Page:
Radiating out from the bottom of the Main Shaft were corridors leading to sets of galleries that surrounded the Burial Chamber. Most of these were used as storage magazines but some of the ones along the east side seem to represent the pharaoh’s private apartments in the royal palace. The western walls of the outermost galleries were decorated with panels of inlaid faience tiles which imitated the reed matting of of the actual building. The backs of the tiles have tenons which were fitted into mortices cut into the carefully draughted channels designed to hold them. There is symbolism involved in the design too—the blues and greens of the faience are colours associated with regeneration and rebirth. Djed-pillars in the panel shown below supporting an arch were symbols of stability.
Between the panels were open doorways framing reliefs of the pharaoh performing various religious ceremonies, including the Heb-Sed rituals that were necessary to restore his kingly powers. By depicting them on the walls, of course, meant that they would be performed in perpetuity (or at least as long as the reliefs survived) by the ka of the dead pharaoh.
Mortuary Temple & Serdab
Unlike later examples, which were invariably found on the east side of the pyramid, the Djoser’s Mortuary Temple was built up against the north side. The area was badly disturbed by later activity, mainly tomb-robbing of both the official and unofficial variety. There is little left apart from the bare layout of the rooms, corridors and open courtyards. There are a pair of the latter and presumably shrines representing Upper and Lower Egypt, to provide offerings for the divine pharaoh, but the plans bear little resemblance to well-known examples from later times.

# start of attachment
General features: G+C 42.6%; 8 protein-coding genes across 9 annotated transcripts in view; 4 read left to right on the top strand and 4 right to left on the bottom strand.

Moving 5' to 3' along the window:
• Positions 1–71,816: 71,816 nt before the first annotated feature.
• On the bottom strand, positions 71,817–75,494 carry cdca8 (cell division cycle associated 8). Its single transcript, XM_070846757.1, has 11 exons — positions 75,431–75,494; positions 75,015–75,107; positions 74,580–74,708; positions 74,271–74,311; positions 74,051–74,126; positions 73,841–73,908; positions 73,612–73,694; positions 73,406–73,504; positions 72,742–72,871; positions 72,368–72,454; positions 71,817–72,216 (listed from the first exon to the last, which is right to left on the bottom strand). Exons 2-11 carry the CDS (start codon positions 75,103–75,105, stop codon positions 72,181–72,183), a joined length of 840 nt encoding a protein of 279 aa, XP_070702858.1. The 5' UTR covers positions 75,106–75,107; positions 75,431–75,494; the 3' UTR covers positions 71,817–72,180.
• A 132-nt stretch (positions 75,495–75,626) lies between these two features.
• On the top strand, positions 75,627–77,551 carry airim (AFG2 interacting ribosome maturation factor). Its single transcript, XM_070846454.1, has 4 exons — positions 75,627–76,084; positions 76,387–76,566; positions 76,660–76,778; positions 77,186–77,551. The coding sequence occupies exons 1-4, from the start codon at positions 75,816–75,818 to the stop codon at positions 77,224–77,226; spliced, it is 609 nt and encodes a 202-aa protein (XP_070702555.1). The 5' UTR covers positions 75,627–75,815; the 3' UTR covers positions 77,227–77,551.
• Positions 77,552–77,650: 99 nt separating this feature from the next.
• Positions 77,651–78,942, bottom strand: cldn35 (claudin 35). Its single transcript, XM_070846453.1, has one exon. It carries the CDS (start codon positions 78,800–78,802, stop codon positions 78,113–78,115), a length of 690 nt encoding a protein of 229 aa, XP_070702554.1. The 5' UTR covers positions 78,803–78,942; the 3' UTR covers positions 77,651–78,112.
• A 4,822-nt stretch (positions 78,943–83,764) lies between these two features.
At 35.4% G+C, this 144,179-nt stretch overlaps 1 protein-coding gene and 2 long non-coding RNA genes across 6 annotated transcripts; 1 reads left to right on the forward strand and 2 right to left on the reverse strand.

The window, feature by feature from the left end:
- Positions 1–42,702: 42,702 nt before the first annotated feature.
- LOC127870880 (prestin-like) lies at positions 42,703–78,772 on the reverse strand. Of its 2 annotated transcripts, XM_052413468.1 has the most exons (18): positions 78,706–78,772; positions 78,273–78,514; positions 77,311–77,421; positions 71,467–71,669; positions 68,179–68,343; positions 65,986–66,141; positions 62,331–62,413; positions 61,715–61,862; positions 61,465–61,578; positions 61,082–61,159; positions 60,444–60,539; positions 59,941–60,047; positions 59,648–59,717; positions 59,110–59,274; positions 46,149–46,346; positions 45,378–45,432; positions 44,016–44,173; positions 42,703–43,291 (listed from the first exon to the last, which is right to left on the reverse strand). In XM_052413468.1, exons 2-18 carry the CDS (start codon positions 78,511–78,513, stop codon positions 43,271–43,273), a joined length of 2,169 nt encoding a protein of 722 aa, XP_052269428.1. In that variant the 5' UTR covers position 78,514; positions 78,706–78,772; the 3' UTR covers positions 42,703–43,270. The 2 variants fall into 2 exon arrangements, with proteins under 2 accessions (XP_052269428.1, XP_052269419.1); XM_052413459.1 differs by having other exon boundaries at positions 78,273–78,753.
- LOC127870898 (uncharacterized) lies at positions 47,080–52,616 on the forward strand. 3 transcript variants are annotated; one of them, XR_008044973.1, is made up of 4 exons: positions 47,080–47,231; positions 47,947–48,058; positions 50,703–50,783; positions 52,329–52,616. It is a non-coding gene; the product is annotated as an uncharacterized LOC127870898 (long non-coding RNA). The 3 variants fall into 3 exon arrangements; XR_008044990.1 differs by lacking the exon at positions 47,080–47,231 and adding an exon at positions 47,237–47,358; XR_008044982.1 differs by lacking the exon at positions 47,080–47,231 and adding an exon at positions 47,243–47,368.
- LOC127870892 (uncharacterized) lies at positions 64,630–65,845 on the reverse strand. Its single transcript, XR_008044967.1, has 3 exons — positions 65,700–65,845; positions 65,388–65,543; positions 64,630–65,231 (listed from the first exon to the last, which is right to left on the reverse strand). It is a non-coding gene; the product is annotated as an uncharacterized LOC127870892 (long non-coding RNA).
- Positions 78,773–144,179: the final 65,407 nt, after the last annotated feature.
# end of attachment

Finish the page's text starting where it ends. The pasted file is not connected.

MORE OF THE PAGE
Beside the mortuary temple and built up against the side of the pyramid was a small enclosure, entered by way of stone gates left permanently open. At the rear of this tiny courtyard was a sealed room known as the serdab (the Arabic word for ‘cellar’). Inside was a beautifully painted limestone statue of Djoser sitting on his throne. He is wearing his long heb-sed robe, which envelopes him from the shoulders to his ankles. On his head he wore a heavy black wig covered by the nemes headcloth so characteristic of pharaohs. The purpose of this totally enclosed statue chamber was to allow the ka of the deceased to rise up and view the rituals and sacrifices made in his honour. To further this purpose, two holes were bored through the outer wall of the serdab at eye level.